OKAKARARA – The recently-increased minimum wages for workers in both commercial and communal farmlands have been received with mixed feelings, with some workers expressing optimism while others doubt if the new wages will be enforced.
The Namibia Agricultural Labour Forum (NALF), which consists of the Namibia Farmworkers Union (NAFWU), Namibia Agricultural Employers Association (AEA), the Namibia Emerging Commercial Farmers Union (NECFU) and the Namibia National Farmers Union (NNFU) recently announced that the current minimum wage will increase by 10% as from 1 October 2023. The labour ministry this week clarified that the minimum wages as announced by the AEA are only binding on members of parties to the collective agreement. A statement from the labour ministry’s acting executive director Lydia Indombo emphasised that wages will only be binding to all employees in the sector until parties to the collective agreement request the labour minister to extend these to the entire sector.
Thus, the minimum wage only becomes binding to the entire sector once it is published in the Government Gazette.
“Although not legally obligated, there is nothing preventing non-members to the collective agreement to remunerate their employees with that minimum wage and/or even more, since it is merely a minimum,” Indombo stated.
She said the AEA has in the past requested the minister to extend the collective agreement, but this was not approved at the time due to conflicting details in terms of submissions contrary to the provisions of the Labour Act.
“The ministry will ensure that this minimum wage becomes sectoral-bound, if the parties to the agreement are willing to request the minister to extend it to the entire sector, and that the submission is done in the fulfilment of the provisions of the Labour Act,” Indombo added.
Generally, the basic renumeration set-up of farmworkers consists of a cash wage, as well as a rations component.
The new agreement signed by all parties states that the new minimum cash wage increases by 10% to N$6.00 per hour, or N$1 170 per month for workers who work 45 hours per week. Those who do not receive free rations will see the ration allowance increase to N$650 per month.
That basically means the value of the new minimum basic wage of farmworkers will be N$1 820.00 per month as from 1 October 2023.
“The above parties once again want to emphasise that the minimum wage in the agricultural sector is just an entry-level wage meant for young farmworkers without previous experience. The actual salaries paid to farmworkers with experience are much higher. We believe that most workers on farms are better off than general workers in other industries as farmworkers usually get free housing, rations, water, electricity and firewood, while workers in other industries have to utilise the bulk of their salaries for these commodities,” reads the NALF statement.
The forum added: “The parties have further agreed that adjustments of the minimum wage in the agricultural sector must in future be collectively negotiated on an annual basis, to be effected on 1 October of each year to equalise the negative effects inflation has on the living standards of farmworkers.”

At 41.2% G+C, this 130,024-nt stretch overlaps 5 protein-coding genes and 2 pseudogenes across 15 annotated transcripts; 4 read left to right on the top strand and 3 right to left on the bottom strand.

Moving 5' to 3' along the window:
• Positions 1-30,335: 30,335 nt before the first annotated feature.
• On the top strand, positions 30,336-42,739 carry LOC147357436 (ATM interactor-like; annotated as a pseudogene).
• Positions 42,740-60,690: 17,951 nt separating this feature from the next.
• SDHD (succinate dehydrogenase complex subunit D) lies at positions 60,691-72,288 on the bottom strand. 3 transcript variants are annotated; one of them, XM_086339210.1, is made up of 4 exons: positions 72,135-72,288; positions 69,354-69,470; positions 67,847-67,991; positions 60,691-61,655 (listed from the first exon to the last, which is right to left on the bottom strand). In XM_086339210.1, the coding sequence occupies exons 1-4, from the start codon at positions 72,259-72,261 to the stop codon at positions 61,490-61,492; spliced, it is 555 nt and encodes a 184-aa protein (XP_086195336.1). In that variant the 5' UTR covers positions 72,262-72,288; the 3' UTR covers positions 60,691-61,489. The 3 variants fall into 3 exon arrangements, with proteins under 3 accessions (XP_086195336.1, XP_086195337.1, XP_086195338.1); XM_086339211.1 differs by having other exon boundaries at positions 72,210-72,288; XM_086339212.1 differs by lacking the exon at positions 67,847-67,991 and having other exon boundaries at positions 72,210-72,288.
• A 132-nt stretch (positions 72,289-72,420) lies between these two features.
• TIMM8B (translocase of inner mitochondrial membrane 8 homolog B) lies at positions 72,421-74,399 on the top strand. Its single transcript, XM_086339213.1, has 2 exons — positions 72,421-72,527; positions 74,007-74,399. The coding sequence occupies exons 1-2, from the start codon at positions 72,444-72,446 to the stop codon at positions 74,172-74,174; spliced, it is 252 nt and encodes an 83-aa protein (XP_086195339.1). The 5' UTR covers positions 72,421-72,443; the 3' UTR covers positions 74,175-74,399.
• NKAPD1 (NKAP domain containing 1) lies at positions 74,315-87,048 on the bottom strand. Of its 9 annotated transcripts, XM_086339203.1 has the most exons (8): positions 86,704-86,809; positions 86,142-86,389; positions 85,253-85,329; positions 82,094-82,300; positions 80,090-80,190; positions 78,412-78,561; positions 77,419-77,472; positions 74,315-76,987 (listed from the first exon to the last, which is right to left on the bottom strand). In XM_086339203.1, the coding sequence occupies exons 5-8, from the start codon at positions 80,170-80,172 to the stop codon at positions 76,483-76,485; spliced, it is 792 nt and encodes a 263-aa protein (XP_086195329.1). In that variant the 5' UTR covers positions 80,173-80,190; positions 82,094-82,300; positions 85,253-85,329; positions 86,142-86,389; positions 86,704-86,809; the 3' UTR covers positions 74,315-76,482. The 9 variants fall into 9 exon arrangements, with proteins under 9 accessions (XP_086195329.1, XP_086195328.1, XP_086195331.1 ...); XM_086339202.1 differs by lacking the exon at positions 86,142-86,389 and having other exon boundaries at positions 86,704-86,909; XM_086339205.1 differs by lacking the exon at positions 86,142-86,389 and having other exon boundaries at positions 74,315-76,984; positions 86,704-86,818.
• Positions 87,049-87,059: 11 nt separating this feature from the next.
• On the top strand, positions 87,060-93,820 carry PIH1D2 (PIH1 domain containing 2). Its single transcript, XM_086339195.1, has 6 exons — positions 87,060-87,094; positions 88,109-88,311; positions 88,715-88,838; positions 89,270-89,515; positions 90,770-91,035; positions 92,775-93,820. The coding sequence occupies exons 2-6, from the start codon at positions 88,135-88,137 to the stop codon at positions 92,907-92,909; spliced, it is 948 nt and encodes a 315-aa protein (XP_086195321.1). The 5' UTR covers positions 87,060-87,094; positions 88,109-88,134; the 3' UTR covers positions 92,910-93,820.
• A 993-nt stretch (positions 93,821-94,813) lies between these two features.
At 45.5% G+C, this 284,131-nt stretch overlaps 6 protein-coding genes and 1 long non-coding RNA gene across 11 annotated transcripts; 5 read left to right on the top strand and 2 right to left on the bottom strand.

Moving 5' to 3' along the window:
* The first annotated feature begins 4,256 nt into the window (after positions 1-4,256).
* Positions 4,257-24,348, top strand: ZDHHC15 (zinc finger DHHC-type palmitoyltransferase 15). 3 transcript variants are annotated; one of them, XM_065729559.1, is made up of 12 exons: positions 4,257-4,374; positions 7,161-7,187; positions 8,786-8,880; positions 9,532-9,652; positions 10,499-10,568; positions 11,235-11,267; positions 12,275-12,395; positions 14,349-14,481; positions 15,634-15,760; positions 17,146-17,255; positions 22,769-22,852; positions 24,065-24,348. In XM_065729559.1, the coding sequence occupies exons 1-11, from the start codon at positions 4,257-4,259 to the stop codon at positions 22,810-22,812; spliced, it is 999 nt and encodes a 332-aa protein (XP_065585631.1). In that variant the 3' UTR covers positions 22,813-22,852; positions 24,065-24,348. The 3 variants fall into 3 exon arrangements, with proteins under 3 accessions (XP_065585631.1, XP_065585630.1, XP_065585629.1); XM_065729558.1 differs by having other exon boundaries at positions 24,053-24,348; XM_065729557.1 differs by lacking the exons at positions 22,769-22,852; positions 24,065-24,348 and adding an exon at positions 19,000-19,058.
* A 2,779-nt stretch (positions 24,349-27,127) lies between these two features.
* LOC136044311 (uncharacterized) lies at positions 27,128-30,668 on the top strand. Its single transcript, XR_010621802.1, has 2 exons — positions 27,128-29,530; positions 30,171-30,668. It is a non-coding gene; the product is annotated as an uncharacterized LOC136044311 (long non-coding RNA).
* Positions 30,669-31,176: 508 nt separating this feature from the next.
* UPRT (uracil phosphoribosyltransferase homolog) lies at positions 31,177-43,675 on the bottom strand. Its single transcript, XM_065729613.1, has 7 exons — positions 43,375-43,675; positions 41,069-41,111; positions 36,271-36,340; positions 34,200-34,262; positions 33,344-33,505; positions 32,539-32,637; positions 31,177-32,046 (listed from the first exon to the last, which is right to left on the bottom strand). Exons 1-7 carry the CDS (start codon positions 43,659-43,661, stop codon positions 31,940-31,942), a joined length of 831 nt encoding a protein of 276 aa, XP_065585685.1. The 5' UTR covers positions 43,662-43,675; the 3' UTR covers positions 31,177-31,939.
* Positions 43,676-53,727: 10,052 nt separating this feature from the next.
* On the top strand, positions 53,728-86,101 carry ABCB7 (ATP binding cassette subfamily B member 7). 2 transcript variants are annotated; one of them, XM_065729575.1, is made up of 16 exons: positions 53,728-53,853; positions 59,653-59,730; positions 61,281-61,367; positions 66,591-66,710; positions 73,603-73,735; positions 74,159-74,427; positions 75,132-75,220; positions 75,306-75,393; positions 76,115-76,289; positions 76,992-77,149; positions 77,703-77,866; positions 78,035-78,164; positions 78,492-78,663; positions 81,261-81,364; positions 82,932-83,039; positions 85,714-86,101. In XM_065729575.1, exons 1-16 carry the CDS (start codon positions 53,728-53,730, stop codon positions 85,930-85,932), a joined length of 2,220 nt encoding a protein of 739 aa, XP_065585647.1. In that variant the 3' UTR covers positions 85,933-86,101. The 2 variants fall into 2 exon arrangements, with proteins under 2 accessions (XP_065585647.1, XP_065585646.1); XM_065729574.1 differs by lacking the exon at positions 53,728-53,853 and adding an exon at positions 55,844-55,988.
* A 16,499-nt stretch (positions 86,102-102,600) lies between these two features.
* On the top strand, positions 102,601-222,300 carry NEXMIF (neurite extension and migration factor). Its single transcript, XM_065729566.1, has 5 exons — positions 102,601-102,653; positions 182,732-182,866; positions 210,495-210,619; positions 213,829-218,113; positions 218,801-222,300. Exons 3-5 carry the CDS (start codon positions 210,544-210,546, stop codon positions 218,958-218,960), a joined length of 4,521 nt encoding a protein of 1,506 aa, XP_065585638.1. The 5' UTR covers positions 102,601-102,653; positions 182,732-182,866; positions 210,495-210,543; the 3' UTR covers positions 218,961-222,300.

New Era spoke to a few farmworkers at the ongoing Okakarara Annual Trade Fair, who accompanied their respective employers to the event to come and showcase their various animals and services.
Although they were not willing to disclose who they work for or whether they are communal or commercial farmworkers for fear of victimisation, they were willing to share their perspectives on the newly- improved minimum wage.
Thomas Iipinge said he only heard about the new minimum wage through radio and friends from the surrounding areas where he works, but had serious doubts that it will be enforced on all employers.
“The problem is that it is not the first time to hear about these kinds of increments. Nothing usually happens as they are not enforced on our bosses, and when we demand the new wages, they [employers] tell us to pack and leave their farms. Even now as we speak, I cannot discuss that with my boss as my two other colleagues were recently sent home due to the financial problems our boss is experiencing. So, bringing up the new wage issue at this point in time will be like firing myself, and I’m not ready for that as I have children in school,” said Iipinge.
Another farmworker, Tjeundo Ngandajao, expressed delight with the new minimum wage. He thus hopes that the unions will enforce it, and also make time to provide farmworkers with education about their rights and the various labour laws.
“I heard about it, but as you might know, we are not in a position to demand the enforcement of those things because we get dismissed. But I hope that one day, the law will be enforced on our employers so that we get rewarded with our fair share. I mean, we work hard and go the extra mile to ensure that our employers’ animals are well-looked after and that nothing goes missing. So, it is only fair that we get paid accordingly,” shared Ngandajao.